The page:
1. Haha, that is awesome Cubert. How many houses do you have as rentals and when did you buy them? The homes with a yard go for a premium here in Colorado as well with many people wanting their dogs to have a place to roam.

      1. Four of em. Two bought in 2013, then one in 2015, and the latest in 2016. Most recent condo purchased this fall is the airbnb vacay rental in Mich. And yes – the condo builders can’t compete with the old school feel of a neighborhood, privacy and yard for the doggy dog.

  4. Interesting article. I’m a single family homeowner in the Chicago metro area. My wife and I bought a new house closer to work and moved this past year. It is a sellers market due to continually tight supply of single family homes. For the most part, price appreciation is moderate though. Location and quality still make a difference and people are not overpaying like in the mid 2000’s leading up to the housing bubble. Tom

    1. Good data point Tom. I would agree I do not feel the mania right now like it is 2007 leading up to some sort of crisis. My gut call is that we see some slower growth in the future. How long have you been in your current home?

  5. I enjoy listening to the Biggerpockets podcast as well as other real estate podcasts. Many have mentioned that they think that we’re at a peak. I don’t have a crystal ball so I try not to predict such things. I guess the luxury segment would be hit worse in a down turn. I’m from NYC and while there were some hiccups back during the crisis…if you bought in the right location and were able to weather the storm…you’re doing alright!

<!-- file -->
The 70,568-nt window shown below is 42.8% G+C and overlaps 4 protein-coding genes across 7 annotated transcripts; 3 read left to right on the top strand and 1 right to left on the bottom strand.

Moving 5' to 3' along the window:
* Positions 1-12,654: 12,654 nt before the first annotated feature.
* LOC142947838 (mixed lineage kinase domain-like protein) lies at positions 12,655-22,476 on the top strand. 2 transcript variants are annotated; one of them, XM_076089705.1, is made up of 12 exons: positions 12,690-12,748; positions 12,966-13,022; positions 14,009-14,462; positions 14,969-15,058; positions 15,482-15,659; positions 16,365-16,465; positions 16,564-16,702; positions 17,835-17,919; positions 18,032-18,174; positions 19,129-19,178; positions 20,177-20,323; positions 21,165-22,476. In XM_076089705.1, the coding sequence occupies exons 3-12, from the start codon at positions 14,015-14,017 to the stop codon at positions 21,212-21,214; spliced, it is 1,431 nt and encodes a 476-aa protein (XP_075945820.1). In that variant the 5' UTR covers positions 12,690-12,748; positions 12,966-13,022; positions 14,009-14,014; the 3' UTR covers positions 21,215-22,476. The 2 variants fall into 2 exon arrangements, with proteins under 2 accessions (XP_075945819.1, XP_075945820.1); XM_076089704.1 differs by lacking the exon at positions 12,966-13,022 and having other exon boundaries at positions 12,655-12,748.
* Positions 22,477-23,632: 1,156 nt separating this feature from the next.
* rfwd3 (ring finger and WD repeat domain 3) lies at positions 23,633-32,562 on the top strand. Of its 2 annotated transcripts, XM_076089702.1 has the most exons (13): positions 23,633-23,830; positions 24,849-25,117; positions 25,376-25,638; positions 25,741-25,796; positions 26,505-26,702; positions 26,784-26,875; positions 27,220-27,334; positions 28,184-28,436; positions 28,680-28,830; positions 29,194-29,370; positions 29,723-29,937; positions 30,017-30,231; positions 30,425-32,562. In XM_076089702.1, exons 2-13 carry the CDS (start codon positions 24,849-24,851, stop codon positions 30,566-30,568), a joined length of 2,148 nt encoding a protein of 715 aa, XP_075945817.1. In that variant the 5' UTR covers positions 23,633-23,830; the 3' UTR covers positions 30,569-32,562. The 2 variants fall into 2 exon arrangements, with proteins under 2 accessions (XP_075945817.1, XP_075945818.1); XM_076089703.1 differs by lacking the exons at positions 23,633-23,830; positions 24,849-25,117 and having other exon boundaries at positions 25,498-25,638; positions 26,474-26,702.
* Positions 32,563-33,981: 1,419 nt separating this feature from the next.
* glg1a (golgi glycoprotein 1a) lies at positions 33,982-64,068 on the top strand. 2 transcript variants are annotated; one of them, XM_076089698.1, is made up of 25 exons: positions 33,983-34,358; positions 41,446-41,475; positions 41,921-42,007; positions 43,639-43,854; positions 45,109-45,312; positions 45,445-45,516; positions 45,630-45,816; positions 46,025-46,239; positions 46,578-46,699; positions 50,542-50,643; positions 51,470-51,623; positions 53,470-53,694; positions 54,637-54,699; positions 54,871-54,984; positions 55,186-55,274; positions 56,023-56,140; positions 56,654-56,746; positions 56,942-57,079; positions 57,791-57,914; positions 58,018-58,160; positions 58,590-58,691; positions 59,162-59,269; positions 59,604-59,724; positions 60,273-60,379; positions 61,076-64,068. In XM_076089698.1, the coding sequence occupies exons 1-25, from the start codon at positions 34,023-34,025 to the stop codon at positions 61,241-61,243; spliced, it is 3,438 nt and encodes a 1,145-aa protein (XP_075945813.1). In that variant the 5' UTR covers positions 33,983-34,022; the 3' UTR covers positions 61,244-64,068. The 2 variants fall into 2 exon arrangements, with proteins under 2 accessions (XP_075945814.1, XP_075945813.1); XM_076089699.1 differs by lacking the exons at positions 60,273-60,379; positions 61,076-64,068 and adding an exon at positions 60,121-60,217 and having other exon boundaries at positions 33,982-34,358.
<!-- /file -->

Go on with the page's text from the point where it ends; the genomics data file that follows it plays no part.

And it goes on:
1. Biggerpockets is fantastic for real estate information and they started in Denver! I think that buying multi family real estate could be a great way to build wealth, I just hope those that are doing it now are not rushing in and are making sure the numbers makes sense. Thanks for sharing.

  6. Interesting article. And agreed, a lot of construction continues to be occurring in various markets.

    On your questions:

    1. What have you noticed in your local market? Chicago is building a number of brand new rental buildings and fewer condo buildings. The Condos that are being built are very, very high-end and in fewer numbers. See #3 as well.

    2.Do you rent or own? We rent a 2/2 apartment in downtown Chicago for $2900 a month (still less vs. the 1/1’s in NYC we lived in for 8 years).